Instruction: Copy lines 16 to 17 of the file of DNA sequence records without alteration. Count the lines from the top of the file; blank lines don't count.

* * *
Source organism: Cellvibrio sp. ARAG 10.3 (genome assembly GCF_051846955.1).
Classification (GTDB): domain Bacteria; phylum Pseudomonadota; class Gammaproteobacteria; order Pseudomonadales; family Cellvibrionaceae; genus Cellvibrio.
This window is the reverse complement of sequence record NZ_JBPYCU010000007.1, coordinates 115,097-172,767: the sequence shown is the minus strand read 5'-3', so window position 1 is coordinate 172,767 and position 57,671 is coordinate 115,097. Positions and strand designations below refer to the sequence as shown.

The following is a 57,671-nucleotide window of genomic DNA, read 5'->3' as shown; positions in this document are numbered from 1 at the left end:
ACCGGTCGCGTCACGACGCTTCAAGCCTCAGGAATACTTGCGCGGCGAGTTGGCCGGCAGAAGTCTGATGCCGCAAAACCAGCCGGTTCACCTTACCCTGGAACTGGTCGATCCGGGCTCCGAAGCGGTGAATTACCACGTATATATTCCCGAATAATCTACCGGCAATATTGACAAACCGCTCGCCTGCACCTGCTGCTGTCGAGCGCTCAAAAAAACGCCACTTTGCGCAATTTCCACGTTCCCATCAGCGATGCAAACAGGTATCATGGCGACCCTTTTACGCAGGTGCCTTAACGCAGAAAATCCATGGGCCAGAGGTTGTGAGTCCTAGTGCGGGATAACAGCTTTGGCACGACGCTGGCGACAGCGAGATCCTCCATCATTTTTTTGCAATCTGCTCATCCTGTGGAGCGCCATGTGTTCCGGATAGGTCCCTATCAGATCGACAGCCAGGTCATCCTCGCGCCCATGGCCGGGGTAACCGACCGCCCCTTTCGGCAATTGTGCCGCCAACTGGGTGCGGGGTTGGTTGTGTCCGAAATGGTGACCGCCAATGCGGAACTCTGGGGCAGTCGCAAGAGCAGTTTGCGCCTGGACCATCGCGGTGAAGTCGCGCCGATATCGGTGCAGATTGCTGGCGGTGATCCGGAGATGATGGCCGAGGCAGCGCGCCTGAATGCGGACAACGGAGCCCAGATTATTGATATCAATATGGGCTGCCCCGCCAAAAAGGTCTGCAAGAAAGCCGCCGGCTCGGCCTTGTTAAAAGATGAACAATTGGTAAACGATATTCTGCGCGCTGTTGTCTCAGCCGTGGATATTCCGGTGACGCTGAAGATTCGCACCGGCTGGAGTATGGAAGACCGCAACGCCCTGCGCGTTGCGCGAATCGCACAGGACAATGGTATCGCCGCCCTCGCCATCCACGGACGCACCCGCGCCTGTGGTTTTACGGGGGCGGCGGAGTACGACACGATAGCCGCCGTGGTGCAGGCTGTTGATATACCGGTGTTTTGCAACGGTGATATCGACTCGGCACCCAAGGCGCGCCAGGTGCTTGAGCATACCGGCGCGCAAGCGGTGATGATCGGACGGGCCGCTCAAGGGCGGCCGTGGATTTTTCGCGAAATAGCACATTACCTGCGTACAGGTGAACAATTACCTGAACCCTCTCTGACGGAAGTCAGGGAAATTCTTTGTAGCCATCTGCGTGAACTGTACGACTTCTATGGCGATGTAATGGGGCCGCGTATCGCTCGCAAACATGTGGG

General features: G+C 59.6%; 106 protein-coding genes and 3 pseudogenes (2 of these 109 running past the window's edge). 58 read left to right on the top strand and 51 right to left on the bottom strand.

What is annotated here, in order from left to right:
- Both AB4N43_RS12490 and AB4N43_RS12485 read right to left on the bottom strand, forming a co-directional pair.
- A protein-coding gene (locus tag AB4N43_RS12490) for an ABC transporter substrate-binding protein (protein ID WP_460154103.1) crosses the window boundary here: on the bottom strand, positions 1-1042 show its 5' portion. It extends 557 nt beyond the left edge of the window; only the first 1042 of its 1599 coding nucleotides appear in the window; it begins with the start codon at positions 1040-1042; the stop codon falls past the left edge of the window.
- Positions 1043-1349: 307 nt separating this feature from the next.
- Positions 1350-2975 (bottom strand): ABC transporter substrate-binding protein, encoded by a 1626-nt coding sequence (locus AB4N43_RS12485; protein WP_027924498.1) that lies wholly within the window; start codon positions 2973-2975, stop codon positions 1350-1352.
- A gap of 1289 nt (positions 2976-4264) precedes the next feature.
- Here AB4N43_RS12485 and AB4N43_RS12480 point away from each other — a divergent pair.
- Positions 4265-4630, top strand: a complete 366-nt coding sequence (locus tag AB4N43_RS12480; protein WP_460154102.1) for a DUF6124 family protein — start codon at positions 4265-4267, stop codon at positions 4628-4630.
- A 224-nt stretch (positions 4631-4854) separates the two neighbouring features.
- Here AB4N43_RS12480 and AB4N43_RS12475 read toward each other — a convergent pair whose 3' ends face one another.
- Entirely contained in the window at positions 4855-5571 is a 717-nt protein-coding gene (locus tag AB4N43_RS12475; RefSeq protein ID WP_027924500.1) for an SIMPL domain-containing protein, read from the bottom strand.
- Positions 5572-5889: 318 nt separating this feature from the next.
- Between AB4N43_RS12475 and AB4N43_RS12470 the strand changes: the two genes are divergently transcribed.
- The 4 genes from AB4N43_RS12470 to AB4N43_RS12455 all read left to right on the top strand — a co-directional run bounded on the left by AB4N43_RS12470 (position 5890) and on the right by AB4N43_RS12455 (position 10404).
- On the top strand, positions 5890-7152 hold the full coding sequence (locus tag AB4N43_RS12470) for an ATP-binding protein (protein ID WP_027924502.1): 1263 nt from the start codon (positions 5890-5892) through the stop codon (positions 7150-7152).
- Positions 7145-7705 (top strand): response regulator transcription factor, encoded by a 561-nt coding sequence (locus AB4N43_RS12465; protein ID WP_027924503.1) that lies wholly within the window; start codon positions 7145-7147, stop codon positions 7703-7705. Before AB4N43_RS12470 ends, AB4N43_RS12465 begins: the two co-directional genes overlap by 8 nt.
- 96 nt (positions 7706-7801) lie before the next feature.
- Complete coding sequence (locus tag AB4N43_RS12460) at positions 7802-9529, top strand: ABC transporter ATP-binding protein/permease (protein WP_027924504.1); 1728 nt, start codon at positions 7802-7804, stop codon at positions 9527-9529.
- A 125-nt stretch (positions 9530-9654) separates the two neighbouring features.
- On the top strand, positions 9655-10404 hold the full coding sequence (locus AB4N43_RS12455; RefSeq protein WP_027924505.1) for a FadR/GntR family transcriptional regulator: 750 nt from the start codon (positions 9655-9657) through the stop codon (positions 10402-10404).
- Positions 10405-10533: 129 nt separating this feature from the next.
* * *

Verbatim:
- Here AB4N43_RS12480 and AB4N43_RS12475 read toward each other — a convergent pair whose 3' ends face one another.
- Entirely contained in the window at positions 4855-5571 is a 717-nt protein-coding gene (locus tag AB4N43_RS12475; RefSeq protein ID WP_027924500.1) for an SIMPL domain-containing protein, read from the bottom strand.